Mt Robinson is a very under-appreciated spot. During the week that we spent here, we saw only one couple who stopped bother to take a walk up the gorge. One of the nicest walks going and some of the rock formations, and the strata in the rocks themselves are absolutely beautiful.

Anne is still not feeling all that fit yet, but I talked her into climbing halfway up the hill behind the van and the view from up there was fantastic. This is really beautiful country, not as good as the Kimberley, but close.

Sunday, 28th April 2013

We moved on to another of my favourite spots, just 70 odd kms from Mt Robinson. The rather grandly named Albert Tognolini Rest Area at Munjina Gorge.

Unfortunately, I don't have any photos 'cos my camera gave up the ghost just as we got here. I have old photos from a previous visit a couple of years ago, but that would be cheating. Anyway, a great spot to camp and lots of places to take a ramble.

Monday, 6th May 2013

We have just spent a couple of days at the Cooke Point Caravan Park in Port Hedland. After we booked in, I Asked Anne if she knew where the manager kept her horse. What Horse, Anne replied. Well, I said, Ned Kelly always had a horse. $54.00 a night for what is a fairly ordinary CP is, IMHO a bloody rip-off. But, we needed to re-stock, do some washing, fill up with water etc, so we used the $100 Big4 voucher that they gave Anne when she retired. Also, we needed to re-stock the wine cellar, and completely forgot about the alcohol regulations up here. Only 2 litre casks, not 4 litre, and a limit of two casks a day, so we had to get some at Woolies and then drive out to South Hedland and get some more at liquorland. Hope it'll last us until we get to Broome.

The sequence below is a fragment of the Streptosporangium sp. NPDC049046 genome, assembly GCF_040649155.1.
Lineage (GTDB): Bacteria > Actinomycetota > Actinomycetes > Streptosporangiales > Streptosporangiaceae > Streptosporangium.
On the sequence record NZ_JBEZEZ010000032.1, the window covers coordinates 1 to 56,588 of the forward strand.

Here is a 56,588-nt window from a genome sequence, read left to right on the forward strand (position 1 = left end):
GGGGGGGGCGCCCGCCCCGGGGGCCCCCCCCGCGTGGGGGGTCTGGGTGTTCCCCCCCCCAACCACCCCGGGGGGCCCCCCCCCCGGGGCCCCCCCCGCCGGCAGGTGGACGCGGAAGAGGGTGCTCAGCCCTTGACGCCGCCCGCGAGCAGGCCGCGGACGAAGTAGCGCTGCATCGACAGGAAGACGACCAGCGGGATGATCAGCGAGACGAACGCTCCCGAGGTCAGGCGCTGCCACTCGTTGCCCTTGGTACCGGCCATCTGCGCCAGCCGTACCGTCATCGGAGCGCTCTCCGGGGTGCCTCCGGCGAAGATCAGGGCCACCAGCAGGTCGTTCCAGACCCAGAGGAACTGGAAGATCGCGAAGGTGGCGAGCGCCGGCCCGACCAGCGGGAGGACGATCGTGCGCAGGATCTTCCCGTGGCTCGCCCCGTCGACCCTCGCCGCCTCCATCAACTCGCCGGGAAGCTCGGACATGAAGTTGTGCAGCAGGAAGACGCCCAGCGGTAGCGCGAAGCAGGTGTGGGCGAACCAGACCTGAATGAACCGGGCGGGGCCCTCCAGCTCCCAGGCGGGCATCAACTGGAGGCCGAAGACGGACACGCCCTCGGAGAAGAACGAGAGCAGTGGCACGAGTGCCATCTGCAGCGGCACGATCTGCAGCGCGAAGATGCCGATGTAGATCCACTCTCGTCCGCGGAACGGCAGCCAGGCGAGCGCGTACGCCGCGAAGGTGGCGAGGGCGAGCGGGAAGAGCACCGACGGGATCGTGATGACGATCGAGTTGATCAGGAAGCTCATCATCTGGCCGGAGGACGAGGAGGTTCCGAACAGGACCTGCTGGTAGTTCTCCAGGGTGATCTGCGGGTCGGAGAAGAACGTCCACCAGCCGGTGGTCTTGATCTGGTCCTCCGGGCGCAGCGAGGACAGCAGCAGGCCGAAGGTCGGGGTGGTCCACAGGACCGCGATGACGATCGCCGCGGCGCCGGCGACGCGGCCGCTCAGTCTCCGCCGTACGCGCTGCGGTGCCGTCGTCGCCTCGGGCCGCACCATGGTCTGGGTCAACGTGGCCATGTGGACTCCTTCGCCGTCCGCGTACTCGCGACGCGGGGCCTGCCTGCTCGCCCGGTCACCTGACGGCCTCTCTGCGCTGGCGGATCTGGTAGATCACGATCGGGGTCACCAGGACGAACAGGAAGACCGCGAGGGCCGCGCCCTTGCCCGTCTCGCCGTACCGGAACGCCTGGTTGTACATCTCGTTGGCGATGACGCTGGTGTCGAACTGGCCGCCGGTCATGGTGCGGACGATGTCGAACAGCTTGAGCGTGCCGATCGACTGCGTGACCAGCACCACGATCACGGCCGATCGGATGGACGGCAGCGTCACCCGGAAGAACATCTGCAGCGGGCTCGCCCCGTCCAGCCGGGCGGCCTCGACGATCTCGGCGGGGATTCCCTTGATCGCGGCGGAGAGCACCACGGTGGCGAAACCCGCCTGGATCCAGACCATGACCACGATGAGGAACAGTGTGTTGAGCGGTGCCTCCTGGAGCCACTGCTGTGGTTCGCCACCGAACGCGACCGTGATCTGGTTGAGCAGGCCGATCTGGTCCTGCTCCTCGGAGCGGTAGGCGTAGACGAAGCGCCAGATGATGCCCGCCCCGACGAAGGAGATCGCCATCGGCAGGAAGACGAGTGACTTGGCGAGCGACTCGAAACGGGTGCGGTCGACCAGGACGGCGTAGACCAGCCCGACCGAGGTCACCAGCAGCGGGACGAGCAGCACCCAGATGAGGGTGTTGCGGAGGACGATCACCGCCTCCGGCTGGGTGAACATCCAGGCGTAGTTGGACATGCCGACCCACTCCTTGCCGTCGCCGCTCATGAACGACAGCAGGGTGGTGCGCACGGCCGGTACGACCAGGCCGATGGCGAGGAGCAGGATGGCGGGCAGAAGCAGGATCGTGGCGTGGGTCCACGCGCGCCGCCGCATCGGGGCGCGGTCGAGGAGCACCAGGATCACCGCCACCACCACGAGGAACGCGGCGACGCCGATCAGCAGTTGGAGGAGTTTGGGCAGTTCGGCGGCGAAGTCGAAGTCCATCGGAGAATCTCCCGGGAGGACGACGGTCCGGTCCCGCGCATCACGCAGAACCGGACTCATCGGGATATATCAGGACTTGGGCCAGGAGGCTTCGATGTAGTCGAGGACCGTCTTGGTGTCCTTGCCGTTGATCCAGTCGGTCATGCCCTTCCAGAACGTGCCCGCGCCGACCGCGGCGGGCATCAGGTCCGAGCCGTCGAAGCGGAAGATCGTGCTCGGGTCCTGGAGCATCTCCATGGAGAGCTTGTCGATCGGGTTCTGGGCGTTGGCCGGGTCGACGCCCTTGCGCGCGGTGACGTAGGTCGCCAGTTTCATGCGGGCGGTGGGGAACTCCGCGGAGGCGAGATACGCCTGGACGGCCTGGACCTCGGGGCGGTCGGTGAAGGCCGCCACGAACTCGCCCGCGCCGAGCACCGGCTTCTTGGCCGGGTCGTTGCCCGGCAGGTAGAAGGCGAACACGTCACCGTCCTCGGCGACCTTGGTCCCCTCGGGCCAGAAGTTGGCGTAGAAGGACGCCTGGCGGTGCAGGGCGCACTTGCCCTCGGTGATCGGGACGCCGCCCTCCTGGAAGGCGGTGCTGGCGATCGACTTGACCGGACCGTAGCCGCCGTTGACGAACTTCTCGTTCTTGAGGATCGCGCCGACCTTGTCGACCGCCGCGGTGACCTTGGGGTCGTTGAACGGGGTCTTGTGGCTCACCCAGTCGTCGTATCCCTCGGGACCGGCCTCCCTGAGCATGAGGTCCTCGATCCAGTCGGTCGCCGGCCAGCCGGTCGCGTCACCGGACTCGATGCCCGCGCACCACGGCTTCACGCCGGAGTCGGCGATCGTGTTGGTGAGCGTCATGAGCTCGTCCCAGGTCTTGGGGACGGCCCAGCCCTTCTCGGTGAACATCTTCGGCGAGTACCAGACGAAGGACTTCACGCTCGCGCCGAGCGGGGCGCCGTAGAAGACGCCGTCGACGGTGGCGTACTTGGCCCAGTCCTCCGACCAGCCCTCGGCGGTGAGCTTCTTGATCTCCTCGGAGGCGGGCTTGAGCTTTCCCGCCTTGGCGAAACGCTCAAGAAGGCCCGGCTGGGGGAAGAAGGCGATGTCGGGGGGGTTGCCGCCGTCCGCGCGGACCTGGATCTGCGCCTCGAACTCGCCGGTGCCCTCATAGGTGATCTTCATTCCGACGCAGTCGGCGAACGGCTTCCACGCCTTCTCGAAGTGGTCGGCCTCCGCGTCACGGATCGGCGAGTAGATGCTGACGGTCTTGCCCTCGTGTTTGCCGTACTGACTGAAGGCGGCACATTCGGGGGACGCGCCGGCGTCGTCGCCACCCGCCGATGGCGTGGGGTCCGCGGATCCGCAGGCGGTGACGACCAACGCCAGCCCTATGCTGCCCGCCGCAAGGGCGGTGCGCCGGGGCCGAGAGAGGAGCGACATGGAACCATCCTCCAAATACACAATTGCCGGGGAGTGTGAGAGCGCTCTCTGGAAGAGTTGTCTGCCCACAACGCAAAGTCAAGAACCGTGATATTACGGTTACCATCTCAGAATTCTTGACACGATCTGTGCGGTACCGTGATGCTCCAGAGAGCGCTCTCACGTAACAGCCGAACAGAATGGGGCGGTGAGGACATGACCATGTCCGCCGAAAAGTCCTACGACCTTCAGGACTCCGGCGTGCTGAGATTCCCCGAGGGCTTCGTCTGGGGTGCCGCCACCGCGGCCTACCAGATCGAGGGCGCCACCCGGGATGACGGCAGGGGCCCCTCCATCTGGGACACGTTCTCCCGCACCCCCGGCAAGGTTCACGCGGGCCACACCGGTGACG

We're heading off in the morning, hopefully we can get a spot at the DeGrey River if it's not too full, it can be a very popular spot.

Don't know when we will be back in range, possibly not before we get to Broome in about 4 weeks.

See you soon,
Mike and Anne

Saturday, April 6, 2013

We're Off Again - Really, Truly This Time

Too many false starts and too many little things that have come up, but we are honestly leaving for an extended trip this coming Monday, 8th April, come hell or high water!!!

We made a valiant attempt to get away in January and made it as far as Forrestania Plots, just east of Hyden, but the weather was dreadfully hot (46 degC one day and a week over 40) and on top of that Anne's dermatitis on her hands flared up and she had forgotten to bring the cortisone cream so we headed back home to rest and recover. We did have a good time but it was just to much all at one time.
 Anne had a good scramble through Mulka's Cave

and the campsite was nice in the shade of the Rottnest Island Pines. Note the little mesh shelter - easy to set up and great to get away from the flies and mozzies, but - - we had a willy-willy come through the second day we had it up which destroyed it completely. So much for that idea.

Back home for a couple of weeks to rest and re-fit and we headed off again. Down to the south coast this time, we figured the weather might be a bit better near the ocean. We planned the trip using the Camps 6 book, another camp-site book we have and some well-meant advice from friends, but nothing prepares you for the actual experience of pulling up at a prospective campsite.